Alex Fice takes a look behind the scenes of Cambridge Handel Opera Company’s next big show
Cambridge Handel Opera Company (CHOC) has made quite a name for itself over the past few years. Rising like a phoenix from the ashes of its predecessor (Cambridge Handel Opera Group), the organisation won immediate acclaim with a production of Rodelinda, and was shortlisted for the 2021 Gramophone Award for its performance and CD of Eccles’ Semele with the Academy of Ancient Music.
This year, it has been busy preparing for its next big stage production, Handel’s Tamerlano. Running from 5 to 9 April at The Leys Great Hall, opera aficionados will be eagerly awaiting this intense exploration of conflicted loyalty, status, family bonds and thwarted passion. But where do the group start when it comes to creating an operatic epic?
“It’s a bit like a game of multidimensional chess, because there are so many aspects to it,” says artistic director Julian Perkins. “As well as rehearsing the music, you have to cast and book the singers ahead of time, organise the orchestra – and find a stage director with whom you share a common vision.
“You then have to put together a production team, which includes a stage manager, deputy stage manager, lighting and costume designers,” he continues. “All those elements need to come together as a cohesive whole. You have to make sure everything is in place; if there’s no plan, it will fall apart like a house of cards!”
It takes a highly skilled and dedicated team to make it work, and CHOC is certainly a hotbed of talent. This is especially true of its performers, comprised of professional singers and instrumentalists, as well as students from music colleges and the University of Cambridge. “We have experienced singers like James Laing and Christopher Turner working alongside young pros at the start of their careers,” says Julian. “This is a really powerful combination, because energy is generated between the two. Sparks fly – in a good way!”
This approach is followed in the orchestra, too, where leading period instrumentalists from Julian’s group Sounds Baroque are placed strategically throughout the orchestra to support the students. “We hope it’s a useful experience for our advanced student performers to take part in a fully professional production. We try to provide insight into the music and drama, and give them an idea of how productions work in the professional world.”
CHOC’s educational ethos runs deep, propagated by a rich programme of endeavours with local and global reach. As well as providing experience to students in higher education, CHOC offers workshops on baroque music with local schools. For those interested in the scholarship surrounding Handel, there is a chance to attend an in-depth discussion on the work performed, on the last Saturday of its run. Finally, a new didactic initiative started during the pandemic provides opportunities to learn more about the world of opera, accessible to a broader audience than ever before. “We call it Handel’s Green Room, which is an online series of discussions between myself and various other creatives. It’s chaired by Dr Ruth Smith, a very esteemed Handel scholar who lives in Cambridge,” explains Julian. “We had people watching from Australia, the United States and even Japan!”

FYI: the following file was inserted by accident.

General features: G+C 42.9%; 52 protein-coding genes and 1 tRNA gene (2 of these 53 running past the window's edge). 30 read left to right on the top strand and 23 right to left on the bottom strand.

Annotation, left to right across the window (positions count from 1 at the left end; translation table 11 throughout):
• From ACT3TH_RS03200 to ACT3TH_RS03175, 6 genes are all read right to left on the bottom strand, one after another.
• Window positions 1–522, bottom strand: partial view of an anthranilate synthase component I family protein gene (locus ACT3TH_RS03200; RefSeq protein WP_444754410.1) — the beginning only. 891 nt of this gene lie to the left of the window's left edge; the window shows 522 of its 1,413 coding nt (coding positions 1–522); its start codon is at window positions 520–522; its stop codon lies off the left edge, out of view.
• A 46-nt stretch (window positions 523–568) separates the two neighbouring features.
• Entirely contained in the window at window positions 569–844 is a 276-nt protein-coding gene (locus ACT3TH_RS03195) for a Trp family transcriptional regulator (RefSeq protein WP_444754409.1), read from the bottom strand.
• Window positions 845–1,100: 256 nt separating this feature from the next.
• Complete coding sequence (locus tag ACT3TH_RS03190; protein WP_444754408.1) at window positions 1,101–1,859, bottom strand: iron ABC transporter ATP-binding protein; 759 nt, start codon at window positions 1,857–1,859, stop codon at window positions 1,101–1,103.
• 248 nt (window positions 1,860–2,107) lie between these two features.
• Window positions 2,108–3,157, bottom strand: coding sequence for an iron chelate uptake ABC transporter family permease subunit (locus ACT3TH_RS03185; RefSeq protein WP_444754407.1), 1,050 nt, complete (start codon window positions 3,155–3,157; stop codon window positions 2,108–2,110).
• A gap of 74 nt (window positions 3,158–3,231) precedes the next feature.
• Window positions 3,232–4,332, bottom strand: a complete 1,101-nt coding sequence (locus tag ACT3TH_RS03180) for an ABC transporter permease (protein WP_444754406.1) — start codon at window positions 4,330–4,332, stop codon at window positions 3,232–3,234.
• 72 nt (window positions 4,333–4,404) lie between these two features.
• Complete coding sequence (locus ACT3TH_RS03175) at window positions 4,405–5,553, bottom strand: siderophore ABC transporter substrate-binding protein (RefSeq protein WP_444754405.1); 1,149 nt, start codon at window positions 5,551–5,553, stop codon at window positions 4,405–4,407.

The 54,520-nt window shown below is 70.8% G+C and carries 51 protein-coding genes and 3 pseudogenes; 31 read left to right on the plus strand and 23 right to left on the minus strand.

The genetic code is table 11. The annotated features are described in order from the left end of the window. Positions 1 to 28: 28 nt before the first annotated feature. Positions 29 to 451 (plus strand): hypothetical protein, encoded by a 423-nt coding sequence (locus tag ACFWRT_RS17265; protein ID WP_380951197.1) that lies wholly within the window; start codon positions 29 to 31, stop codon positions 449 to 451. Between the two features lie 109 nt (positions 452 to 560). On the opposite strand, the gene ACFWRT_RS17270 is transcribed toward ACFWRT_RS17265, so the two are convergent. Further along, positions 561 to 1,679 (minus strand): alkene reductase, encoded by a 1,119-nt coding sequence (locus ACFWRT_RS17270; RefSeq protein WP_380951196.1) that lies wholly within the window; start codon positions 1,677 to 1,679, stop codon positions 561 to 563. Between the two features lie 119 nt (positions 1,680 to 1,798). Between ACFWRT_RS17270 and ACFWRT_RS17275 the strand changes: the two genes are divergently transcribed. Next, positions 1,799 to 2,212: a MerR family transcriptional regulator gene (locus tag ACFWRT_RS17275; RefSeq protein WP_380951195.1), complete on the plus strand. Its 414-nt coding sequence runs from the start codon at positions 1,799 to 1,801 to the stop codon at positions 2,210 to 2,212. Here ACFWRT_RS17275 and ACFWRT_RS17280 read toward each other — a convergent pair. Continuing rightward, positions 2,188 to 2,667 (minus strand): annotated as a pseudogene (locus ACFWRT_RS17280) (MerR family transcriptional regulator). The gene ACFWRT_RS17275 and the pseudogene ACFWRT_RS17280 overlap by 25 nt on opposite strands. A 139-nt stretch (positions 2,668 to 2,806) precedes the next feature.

The success of these talks demonstrates that opera continues to engage and inspire people across the globe, despite most classic works being written centuries ago. When asked why this might be the case, Julian had a simple answer: “The emotions are as true now as they were then, and it helps us see how human beings have faced the same feelings throughout time. For me, an opera is like a roller coaster of emotions, and seeing how that comes together with the staging and music is truly empowering.”
There will be a new series of Handel’s Green Room in the run up to Tamerlano’s opening, including an interview on 2 March with famed countertenors James Laing and Lawrence Zazzo, who talk about their preparations for this outstanding piece of work. Book tickets for Tamerlano now, at cambridgelive.org.uk